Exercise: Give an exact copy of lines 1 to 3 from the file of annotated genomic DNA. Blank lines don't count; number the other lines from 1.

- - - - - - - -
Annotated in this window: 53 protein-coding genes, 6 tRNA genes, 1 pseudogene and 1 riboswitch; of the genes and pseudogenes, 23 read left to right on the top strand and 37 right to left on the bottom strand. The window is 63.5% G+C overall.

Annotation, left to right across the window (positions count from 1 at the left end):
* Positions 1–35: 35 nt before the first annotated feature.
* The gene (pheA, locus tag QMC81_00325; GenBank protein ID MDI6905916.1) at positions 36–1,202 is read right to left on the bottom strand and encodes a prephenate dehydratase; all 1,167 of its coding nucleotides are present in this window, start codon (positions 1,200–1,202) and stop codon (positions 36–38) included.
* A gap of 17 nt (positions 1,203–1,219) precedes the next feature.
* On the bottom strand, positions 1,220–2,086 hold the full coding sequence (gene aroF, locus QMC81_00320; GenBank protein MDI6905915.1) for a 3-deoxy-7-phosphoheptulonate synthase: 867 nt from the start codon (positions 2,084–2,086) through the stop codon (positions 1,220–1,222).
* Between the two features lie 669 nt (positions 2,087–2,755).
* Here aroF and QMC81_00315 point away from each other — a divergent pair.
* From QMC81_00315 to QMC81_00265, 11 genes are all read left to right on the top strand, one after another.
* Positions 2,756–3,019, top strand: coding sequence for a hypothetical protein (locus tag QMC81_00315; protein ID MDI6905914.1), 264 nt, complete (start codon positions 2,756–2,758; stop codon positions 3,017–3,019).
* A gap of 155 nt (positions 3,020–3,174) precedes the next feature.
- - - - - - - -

Annotated in this window: 53 protein-coding genes, 6 tRNA genes, 1 pseudogene and 1 riboswitch; of the genes and pseudogenes, 23 read left to right on the top strand and 37 right to left on the bottom strand. The window is 63.5% G+C overall.

Annotation, left to right across the window (positions count from 1 at the left end):
* Positions 1–35: 35 nt before the first annotated feature.